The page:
Friday, May 27, 2011

John Doe Summonses & Statutes Of Limitations (5/27/11)

This week, a district court denied an IRS request for an order authorizing issuance of a John Doe Summons.  Readers will recall that Section 7609(f) permits the IRS to issue John Doe Summonses seeking tax related information and documents about unknown taxpayers. These taxpayers are unknown, so the IRS cannot give notice to the taxpayers who can then contest the summons. So, Congress required that a federal district judge approve the issuance of the summons.

The IRS sought the court order authorizing it to serve a John Doe summons to the California Board of Equalization for certain a certain discrete record set that would help the IRS identify persons making gift transfers to non-spouse related parties which, the IRS imagined, might have compliance issues with the gift tax. I won't get into the details of the focus of the IRS's interest, since the principal focus would be civil compliance initiatives. The judge refused to authorize the summons, finding that the IRS had not shown that the information and documents were not otherwise reasonably available. Further, although dismissing the motion for authorization without prejudice on the basis stated, the Court cautioned that, if the IRS were to repackage the motion, the court had some serious concerns about whether the IRS could otherwise qualify.  The opinion is here.
The point for present purposes is that the John Doe Summons, which is a prominent feature in the criminal tax arena and particularly in the offshore bank initiatives, does have procedural protections that courts will enforce. Of course, the information and documents sought from offshore banks is not otherwise reasonably available so I have not seen banks denying requests for John Doe Summonses for offshore bank documents and information.

I also remind readers that the John Doe Summons suspends the civil and criminal statutes of limitations for any taxpayer within the scope of the summons for a period from 6 months after the date the John Doe summons is issued through the date of compliance. See Section 7609(e)(2). Regulations Section 301.7609-5 has this example:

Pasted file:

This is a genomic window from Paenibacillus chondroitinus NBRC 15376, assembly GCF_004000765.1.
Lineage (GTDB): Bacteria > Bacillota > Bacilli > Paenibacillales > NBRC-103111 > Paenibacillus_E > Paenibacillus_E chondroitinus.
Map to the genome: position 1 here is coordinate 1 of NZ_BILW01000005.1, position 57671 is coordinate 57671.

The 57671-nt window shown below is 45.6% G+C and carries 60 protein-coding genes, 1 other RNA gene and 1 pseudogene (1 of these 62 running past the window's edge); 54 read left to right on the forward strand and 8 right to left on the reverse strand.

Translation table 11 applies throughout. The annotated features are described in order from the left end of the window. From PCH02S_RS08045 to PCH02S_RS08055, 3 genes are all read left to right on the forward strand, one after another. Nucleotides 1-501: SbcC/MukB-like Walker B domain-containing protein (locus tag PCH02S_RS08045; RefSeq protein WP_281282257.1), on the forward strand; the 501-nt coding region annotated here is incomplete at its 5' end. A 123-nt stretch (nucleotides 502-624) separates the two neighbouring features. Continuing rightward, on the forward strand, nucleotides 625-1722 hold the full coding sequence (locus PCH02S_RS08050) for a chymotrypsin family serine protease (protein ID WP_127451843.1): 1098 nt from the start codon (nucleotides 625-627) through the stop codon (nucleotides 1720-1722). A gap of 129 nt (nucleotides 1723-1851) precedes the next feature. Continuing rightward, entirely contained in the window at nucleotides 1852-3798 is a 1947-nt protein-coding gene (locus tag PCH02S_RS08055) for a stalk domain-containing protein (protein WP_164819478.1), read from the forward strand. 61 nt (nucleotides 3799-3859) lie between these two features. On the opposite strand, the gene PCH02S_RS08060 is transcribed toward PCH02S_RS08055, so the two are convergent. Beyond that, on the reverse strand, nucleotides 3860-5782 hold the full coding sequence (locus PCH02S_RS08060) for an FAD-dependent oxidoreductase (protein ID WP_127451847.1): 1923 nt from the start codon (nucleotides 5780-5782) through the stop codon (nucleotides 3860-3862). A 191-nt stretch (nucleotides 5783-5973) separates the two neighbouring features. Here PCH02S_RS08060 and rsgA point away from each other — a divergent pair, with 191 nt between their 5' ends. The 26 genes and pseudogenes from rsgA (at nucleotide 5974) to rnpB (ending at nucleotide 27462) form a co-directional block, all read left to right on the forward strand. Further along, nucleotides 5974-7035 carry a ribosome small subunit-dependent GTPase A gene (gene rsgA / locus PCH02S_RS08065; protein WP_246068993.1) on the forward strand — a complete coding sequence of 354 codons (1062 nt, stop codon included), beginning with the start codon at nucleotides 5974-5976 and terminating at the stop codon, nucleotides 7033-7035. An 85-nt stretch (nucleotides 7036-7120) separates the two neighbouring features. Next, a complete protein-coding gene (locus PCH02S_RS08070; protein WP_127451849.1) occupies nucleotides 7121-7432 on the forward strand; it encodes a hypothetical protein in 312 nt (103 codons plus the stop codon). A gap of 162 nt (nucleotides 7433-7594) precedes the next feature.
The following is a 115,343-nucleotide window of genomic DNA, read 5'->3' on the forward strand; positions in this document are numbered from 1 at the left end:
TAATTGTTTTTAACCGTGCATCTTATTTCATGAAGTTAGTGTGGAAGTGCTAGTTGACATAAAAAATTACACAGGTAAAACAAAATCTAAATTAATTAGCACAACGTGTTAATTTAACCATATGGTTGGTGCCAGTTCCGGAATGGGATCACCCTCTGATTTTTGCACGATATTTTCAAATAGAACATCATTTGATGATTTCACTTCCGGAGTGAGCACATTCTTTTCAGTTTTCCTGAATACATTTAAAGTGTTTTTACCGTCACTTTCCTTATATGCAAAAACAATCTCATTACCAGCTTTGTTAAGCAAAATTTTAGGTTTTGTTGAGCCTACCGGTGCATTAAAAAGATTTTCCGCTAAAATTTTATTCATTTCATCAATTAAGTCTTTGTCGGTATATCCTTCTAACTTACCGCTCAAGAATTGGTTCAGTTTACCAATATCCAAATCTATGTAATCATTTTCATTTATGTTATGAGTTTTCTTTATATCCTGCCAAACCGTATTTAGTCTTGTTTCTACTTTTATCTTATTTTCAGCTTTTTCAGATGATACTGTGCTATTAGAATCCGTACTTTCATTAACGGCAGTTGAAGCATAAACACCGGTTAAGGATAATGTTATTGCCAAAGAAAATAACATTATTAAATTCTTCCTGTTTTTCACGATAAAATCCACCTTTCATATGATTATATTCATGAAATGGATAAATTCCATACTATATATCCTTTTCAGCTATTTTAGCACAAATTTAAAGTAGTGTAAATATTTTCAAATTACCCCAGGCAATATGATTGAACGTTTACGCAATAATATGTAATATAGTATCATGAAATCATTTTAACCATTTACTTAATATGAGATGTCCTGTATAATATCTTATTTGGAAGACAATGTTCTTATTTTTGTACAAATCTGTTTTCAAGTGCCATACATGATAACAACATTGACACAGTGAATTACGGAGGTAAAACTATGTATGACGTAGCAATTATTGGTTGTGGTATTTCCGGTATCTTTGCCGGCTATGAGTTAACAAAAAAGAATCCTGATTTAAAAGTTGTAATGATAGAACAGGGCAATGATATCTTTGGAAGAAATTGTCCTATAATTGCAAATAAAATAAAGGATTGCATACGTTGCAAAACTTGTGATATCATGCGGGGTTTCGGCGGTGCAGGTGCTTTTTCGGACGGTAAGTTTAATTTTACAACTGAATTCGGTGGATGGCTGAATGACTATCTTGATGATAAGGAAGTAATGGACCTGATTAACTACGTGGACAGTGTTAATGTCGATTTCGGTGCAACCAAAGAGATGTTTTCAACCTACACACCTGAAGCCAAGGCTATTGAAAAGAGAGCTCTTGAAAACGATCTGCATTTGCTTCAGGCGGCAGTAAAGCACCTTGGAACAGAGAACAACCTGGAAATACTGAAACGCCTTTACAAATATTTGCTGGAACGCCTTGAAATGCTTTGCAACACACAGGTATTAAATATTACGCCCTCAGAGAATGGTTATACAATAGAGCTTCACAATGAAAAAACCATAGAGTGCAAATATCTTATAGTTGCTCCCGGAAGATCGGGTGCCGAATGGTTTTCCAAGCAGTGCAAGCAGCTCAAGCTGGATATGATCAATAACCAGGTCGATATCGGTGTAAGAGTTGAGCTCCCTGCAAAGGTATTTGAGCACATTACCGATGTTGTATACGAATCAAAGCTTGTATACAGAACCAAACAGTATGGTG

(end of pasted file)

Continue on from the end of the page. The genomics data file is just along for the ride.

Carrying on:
A John Doe summons is issued on April 1, 2004, to the promoter of a tax shelter and seeks the names of all participants in the shelter in order to investigate the participants' income tax liabilities for 2001 and 2002. The district court approves service of the summons on April 30, 2004, and the summons is served on the promoter on May 3, 2004. The promoter does not provide the names of the participants. The periods of limitations for the participants' income tax liabilities and criminal prosecution for 2001 and 2002 are suspended under section 7609(e)(2) beginning on November 3, 2004, the date which is six months after the date the John Doe summons was served until the date on which the promoter's response to the summons is finally resolved.
I don't know how many John Doe Summonses have been obtained in the offshore initiative, but there are public indications of such summonses for HSBC India, the Stanford related companies, and UBS.  My quick search indicated that the UBS summons was approved on 7/1/08 and was presumably resolved by the agreement reached August 19, 2009.  Although it was resolved by producing document pursuant to a treaty request procedure, presumably the statute of limitations on all taxpayers within the scope of the summons was suspended.   So, it looks like the IRS got a statute extension of perhaps slightly over 6 months for the taxpayers within the scope of the John Doe Summons.  I believe the imagined number of U.S. taxpayers within the scope of the original summons was 52,000 or some such number.

1 comment:

  1. Based on the Judge's comment, someone did a really poor job of drafting the summons. There must be some red faces in the IRS/DoJ tax.

    I'm not sure about California, but in many states you can get all this information by going to the county clerk or courthouse. It seems the IRS is overusing the John Doe summons -- this does not seem to be required here. Besides, its not necessary to visit 58 counties. The IRS could focus on the larger/richer counties: San Francisco, San Diego, Santa Clara.

    The judge also seemed skeptical as to whether states agencies could be served summons at all, but surely there must be some case law on that for normal (not John Doe) summons ? I can well see cases where the IRS might want information on municipal bonds issued by state agencies and local governments (that's a real sinkhole).


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